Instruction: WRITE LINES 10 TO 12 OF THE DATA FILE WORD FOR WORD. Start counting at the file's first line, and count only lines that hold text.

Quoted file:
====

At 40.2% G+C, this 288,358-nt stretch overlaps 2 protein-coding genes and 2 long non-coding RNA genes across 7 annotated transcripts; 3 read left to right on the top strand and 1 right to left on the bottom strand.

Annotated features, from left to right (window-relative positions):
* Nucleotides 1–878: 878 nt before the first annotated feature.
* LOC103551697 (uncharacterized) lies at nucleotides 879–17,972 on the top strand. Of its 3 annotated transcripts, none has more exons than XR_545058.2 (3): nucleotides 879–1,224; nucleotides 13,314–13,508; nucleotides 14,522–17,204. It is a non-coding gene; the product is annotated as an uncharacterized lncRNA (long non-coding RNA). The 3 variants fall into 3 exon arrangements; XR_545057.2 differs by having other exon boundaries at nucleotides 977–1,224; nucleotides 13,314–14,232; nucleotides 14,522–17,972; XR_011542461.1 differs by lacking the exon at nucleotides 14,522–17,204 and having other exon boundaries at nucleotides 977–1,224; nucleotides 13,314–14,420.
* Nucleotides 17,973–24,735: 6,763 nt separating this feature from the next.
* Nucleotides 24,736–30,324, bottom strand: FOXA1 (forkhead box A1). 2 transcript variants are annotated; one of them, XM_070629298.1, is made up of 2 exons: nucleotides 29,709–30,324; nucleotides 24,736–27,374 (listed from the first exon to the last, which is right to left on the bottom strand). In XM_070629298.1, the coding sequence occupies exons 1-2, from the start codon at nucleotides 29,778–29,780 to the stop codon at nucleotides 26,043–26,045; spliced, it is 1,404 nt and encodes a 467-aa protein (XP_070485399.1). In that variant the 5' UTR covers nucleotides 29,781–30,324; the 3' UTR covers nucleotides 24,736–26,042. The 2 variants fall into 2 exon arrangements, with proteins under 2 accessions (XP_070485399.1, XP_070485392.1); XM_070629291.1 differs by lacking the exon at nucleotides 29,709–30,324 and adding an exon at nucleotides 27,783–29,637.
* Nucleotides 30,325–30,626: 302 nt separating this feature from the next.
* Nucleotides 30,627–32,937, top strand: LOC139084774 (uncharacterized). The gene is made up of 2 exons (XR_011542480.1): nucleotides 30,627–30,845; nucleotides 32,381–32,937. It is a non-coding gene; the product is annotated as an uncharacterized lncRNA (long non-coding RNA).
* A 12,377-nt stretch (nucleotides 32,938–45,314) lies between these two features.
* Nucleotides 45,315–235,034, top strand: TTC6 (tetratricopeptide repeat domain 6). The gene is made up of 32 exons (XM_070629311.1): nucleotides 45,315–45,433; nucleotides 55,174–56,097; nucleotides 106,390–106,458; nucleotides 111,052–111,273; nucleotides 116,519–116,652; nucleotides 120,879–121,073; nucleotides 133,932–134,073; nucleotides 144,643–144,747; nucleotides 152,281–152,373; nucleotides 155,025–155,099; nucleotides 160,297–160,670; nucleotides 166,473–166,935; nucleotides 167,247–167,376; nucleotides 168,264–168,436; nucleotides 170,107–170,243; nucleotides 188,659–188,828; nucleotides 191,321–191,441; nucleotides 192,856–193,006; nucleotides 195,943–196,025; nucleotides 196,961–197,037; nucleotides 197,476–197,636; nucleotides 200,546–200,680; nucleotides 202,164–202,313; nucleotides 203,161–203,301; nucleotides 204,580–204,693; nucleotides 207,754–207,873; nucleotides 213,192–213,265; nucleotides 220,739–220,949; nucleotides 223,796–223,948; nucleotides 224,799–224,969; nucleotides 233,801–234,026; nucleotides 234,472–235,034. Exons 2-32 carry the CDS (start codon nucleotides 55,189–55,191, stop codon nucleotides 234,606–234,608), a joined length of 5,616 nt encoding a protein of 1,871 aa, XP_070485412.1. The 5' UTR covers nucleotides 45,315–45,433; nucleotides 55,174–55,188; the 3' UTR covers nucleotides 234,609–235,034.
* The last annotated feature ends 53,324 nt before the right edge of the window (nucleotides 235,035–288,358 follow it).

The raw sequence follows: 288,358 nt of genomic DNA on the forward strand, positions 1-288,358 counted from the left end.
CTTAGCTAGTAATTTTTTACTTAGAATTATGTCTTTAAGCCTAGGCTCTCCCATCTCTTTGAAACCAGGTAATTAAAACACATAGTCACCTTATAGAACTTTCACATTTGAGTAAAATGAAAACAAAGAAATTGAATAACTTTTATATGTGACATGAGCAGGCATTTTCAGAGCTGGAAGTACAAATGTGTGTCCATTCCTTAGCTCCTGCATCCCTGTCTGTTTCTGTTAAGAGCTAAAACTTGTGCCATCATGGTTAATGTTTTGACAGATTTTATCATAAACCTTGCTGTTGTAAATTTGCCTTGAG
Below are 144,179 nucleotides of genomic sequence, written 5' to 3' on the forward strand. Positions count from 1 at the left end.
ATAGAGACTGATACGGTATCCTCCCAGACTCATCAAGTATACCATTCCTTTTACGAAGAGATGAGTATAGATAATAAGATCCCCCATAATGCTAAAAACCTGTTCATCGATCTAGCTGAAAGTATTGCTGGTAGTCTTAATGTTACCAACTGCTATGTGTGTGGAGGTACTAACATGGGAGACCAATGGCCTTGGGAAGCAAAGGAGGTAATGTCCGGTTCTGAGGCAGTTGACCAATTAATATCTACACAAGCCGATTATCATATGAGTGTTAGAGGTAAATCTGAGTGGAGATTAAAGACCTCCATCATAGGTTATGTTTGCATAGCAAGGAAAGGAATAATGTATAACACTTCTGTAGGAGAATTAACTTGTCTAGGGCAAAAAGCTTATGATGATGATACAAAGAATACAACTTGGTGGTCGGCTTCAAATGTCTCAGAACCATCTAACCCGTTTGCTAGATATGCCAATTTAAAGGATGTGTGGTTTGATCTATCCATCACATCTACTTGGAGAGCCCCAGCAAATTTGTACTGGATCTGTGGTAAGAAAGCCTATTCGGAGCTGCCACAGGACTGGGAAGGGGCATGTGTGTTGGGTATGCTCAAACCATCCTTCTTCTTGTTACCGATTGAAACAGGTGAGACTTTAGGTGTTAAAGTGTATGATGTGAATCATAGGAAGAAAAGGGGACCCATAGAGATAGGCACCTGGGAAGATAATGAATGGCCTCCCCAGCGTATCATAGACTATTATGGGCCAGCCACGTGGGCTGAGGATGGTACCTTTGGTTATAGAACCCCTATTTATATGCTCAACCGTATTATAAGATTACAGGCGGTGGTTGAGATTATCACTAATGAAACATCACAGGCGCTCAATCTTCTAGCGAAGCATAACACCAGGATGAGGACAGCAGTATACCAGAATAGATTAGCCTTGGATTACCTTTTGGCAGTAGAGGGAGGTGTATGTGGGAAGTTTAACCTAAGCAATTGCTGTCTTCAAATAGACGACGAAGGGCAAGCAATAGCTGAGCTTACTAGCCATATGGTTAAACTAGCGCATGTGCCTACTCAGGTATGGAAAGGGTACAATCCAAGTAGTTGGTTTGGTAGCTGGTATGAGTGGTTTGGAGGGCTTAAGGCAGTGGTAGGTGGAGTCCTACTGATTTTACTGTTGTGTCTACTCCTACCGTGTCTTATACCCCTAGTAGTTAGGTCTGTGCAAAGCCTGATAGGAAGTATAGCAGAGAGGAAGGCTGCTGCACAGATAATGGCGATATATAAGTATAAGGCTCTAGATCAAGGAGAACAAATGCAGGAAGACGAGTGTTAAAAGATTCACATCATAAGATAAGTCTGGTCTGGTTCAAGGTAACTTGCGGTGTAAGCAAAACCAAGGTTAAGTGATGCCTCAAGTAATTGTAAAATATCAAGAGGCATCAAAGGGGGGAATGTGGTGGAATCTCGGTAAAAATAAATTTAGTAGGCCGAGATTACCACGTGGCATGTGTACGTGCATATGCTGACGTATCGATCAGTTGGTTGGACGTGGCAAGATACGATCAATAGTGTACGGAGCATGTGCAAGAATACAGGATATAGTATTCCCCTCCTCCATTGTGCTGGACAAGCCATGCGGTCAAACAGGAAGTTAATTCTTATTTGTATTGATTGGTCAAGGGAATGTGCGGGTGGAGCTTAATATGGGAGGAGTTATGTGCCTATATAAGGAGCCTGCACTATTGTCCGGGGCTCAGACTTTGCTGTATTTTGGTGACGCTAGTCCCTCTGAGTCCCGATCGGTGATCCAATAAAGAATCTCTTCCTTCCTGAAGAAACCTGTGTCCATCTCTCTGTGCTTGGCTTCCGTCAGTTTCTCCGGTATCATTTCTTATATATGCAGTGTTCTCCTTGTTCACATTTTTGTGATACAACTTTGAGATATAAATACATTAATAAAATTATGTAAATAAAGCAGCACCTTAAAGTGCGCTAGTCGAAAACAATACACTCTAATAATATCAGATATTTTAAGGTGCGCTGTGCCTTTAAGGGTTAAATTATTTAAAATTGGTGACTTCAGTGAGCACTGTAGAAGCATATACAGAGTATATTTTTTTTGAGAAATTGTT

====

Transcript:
* Nucleotides 45,315–235,034, top strand: TTC6 (tetratricopeptide repeat domain 6). The gene is made up of 32 exons (XM_070629311.1): nucleotides 45,315–45,433; nucleotides 55,174–56,097; nucleotides 106,390–106,458; nucleotides 111,052–111,273; nucleotides 116,519–116,652; nucleotides 120,879–121,073; nucleotides 133,932–134,073; nucleotides 144,643–144,747; nucleotides 152,281–152,373; nucleotides 155,025–155,099; nucleotides 160,297–160,670; nucleotides 166,473–166,935; nucleotides 167,247–167,376; nucleotides 168,264–168,436; nucleotides 170,107–170,243; nucleotides 188,659–188,828; nucleotides 191,321–191,441; nucleotides 192,856–193,006; nucleotides 195,943–196,025; nucleotides 196,961–197,037; nucleotides 197,476–197,636; nucleotides 200,546–200,680; nucleotides 202,164–202,313; nucleotides 203,161–203,301; nucleotides 204,580–204,693; nucleotides 207,754–207,873; nucleotides 213,192–213,265; nucleotides 220,739–220,949; nucleotides 223,796–223,948; nucleotides 224,799–224,969; nucleotides 233,801–234,026; nucleotides 234,472–235,034. Exons 2-32 carry the CDS (start codon nucleotides 55,189–55,191, stop codon nucleotides 234,606–234,608), a joined length of 5,616 nt encoding a protein of 1,871 aa, XP_070485412.1. The 5' UTR covers nucleotides 45,315–45,433; nucleotides 55,174–55,188; the 3' UTR covers nucleotides 234,609–235,034.
* The last annotated feature ends 53,324 nt before the right edge of the window (nucleotides 235,035–288,358 follow it).

The raw sequence follows: 288,358 nt of genomic DNA on the forward strand, positions 1-288,358 counted from the left end.